There’s only one word for it – vandalism.
As if to reinforce his anti-intellectual approach to anything vaguely resembling science, technology or social progress, our new PM (did we really do that?) has just killed off the Climate Commission, whose mission was to sift the science and provide the government and public with up to date information.
So, not only is the new government intent on dismantling any real action on climate, they have now done the equivalent of putting their fingers in their ears and chanting ‘la la la’. No only don’t they have a clue, but they don’t want to have a clue, almost as if it might be taken as a sign of weakness to actually respond to the real world rather than defend their ideology to the death.
Morons; what else can you say about people who, on behalf of a whole nation, willfully shun facts in favour of beliefs?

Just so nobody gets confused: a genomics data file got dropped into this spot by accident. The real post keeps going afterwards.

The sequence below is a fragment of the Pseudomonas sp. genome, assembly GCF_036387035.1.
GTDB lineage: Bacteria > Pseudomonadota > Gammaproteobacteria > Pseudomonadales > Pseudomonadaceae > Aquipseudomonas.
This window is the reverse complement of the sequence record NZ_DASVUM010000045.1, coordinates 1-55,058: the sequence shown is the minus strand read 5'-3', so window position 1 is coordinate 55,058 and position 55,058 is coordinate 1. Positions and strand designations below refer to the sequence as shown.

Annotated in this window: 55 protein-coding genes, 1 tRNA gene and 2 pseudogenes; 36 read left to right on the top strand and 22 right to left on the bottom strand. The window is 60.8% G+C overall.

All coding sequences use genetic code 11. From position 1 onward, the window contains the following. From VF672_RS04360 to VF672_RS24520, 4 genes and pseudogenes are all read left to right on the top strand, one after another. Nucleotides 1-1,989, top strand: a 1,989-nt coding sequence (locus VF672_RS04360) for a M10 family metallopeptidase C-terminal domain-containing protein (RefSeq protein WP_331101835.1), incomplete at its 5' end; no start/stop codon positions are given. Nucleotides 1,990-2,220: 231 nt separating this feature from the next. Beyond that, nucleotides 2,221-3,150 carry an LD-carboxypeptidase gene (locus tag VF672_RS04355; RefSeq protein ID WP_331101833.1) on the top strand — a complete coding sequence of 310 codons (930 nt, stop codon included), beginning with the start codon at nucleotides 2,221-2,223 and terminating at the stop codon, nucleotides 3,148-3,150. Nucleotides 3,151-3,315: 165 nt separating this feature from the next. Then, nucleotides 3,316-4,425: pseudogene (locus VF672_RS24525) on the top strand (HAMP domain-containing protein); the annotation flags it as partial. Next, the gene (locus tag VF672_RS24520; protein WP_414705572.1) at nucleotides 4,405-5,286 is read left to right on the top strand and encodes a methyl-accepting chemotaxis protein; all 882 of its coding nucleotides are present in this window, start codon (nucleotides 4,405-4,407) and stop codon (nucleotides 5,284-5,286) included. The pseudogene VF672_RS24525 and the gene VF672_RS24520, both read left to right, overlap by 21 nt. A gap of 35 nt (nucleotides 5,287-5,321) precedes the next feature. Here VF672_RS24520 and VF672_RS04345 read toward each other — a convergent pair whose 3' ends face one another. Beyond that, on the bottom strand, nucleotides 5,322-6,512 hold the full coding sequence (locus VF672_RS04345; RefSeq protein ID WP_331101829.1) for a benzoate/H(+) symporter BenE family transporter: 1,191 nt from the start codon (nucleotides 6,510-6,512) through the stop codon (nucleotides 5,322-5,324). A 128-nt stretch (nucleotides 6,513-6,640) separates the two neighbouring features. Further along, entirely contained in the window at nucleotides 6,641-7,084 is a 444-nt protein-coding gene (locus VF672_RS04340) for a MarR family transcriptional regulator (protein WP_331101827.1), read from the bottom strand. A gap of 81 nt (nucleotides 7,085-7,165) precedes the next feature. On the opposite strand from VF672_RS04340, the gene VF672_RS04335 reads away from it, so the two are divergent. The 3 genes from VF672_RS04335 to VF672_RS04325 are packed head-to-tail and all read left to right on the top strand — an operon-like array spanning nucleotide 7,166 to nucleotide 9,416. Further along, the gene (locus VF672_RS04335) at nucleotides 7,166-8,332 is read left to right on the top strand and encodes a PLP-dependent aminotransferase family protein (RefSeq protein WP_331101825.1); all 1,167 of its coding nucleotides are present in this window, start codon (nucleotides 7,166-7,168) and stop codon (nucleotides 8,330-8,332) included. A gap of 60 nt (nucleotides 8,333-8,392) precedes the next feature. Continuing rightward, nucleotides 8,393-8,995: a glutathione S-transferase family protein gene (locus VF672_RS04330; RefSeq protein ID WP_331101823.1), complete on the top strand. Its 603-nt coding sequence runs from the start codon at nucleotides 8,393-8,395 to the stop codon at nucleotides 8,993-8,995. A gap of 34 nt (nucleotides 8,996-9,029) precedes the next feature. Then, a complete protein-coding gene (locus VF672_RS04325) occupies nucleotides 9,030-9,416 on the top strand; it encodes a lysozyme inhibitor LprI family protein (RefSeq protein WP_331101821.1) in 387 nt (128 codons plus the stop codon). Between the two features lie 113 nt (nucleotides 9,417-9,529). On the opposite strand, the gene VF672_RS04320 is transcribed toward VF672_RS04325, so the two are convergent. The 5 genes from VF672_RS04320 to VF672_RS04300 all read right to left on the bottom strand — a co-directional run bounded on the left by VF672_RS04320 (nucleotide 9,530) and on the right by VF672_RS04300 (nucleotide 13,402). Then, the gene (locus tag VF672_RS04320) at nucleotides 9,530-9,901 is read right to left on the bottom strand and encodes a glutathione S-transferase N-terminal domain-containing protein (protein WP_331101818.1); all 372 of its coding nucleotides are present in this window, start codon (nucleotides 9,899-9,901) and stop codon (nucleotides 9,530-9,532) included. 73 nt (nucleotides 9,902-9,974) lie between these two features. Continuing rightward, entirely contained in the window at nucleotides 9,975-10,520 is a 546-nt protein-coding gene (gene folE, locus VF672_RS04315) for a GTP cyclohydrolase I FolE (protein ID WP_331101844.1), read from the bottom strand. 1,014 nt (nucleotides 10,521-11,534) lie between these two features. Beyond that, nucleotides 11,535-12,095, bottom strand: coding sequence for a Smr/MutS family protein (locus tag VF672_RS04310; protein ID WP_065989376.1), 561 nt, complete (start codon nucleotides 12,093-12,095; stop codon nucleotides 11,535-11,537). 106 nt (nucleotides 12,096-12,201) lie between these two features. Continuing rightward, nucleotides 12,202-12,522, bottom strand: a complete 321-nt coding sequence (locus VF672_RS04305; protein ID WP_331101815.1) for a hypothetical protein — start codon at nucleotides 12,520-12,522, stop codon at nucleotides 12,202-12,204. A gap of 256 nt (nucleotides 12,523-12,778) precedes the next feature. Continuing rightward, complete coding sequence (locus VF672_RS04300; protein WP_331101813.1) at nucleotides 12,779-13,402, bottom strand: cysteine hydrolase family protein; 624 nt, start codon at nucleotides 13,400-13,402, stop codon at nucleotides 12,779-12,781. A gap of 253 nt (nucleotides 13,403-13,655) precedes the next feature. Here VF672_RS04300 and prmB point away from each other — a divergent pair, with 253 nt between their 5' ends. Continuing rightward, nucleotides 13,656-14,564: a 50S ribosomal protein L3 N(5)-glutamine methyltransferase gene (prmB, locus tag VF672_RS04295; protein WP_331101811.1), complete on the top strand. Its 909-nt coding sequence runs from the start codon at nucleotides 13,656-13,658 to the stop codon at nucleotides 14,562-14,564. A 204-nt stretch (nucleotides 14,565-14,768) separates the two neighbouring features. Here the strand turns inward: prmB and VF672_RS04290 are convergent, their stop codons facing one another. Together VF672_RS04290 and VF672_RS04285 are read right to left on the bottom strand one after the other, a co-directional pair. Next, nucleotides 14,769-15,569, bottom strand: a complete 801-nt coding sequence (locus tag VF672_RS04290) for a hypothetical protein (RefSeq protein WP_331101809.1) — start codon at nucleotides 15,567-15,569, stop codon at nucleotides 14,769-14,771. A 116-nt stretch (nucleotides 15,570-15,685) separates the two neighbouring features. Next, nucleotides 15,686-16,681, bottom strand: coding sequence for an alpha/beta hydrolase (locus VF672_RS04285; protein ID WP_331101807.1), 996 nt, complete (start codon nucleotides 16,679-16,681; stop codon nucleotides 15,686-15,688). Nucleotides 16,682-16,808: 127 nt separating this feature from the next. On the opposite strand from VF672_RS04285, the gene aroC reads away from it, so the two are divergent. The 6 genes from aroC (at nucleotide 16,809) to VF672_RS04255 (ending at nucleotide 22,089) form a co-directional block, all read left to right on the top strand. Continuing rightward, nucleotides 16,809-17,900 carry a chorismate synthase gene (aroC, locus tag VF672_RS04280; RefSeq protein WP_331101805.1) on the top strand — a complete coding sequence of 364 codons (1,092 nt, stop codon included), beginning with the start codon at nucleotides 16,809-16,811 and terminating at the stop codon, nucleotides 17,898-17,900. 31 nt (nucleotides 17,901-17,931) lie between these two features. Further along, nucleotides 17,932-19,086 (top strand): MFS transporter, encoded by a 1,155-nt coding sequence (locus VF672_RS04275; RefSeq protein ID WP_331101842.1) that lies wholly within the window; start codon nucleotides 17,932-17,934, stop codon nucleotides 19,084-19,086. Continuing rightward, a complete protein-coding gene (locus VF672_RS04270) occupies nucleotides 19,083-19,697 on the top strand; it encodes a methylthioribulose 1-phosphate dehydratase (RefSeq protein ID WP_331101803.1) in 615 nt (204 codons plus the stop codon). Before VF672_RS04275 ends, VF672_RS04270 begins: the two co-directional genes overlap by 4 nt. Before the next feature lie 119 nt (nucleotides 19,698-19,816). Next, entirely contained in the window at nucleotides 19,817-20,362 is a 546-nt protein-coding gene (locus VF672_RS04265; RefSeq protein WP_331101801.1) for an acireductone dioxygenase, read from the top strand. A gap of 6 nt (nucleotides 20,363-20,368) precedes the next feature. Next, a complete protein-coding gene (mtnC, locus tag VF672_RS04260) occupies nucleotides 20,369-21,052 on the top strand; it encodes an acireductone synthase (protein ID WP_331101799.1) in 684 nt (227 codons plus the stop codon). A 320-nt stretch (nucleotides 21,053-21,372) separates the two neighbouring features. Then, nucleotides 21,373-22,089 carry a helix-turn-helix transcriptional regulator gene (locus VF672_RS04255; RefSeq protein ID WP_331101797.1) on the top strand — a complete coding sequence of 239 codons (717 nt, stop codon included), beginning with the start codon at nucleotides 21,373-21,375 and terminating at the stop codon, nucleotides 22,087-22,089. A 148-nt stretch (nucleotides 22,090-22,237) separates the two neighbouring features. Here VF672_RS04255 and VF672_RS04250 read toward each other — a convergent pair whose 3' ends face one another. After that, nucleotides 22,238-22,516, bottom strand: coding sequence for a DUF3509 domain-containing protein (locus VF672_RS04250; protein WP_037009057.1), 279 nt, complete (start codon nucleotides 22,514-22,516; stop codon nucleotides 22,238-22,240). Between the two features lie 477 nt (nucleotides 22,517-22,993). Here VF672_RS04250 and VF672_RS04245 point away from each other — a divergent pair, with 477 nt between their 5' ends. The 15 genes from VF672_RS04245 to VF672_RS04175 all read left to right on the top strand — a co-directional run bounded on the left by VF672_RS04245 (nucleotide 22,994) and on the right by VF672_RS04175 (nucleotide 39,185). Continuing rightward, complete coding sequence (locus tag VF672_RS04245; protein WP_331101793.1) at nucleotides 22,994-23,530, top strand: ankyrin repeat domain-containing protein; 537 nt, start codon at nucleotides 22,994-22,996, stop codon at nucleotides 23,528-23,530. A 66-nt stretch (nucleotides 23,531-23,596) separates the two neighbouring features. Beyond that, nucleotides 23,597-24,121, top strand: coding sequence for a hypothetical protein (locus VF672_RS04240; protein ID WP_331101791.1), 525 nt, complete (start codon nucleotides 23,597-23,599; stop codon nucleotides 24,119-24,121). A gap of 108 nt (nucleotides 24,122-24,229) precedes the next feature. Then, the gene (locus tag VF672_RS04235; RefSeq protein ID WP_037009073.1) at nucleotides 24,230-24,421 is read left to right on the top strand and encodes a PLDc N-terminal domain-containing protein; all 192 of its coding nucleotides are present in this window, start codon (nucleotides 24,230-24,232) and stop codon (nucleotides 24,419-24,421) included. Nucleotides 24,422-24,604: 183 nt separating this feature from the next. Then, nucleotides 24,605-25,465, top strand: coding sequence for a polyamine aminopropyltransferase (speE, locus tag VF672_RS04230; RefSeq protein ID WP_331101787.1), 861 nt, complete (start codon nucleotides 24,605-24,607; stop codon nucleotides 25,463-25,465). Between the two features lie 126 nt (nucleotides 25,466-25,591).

Speaking of morons, the those pesky climate skeptics (sorry, I meant liars) are at it again. This time, trying the further their ends by spreading more doubt, and creating an alternative to the IPCC, called the NIPCC. The NIPCC is funded by the Heartland Institute, about which I’ve written before, for example here, here and here. Here’s an excellent article by Michael Brown of Monash University providing more background on these charlatans, as well as providing a dinner-table guide to the current status of global warming.
Happily, following the demise of the Climate Commission, there has been sufficient groundswell on this matter for Tim Flannery (formerly Chief Commissioner) to resurrect the organisation as the Climate Council, to be funded privately. Seemingly overnight, a new site was created for the purpose, and is already taking donations.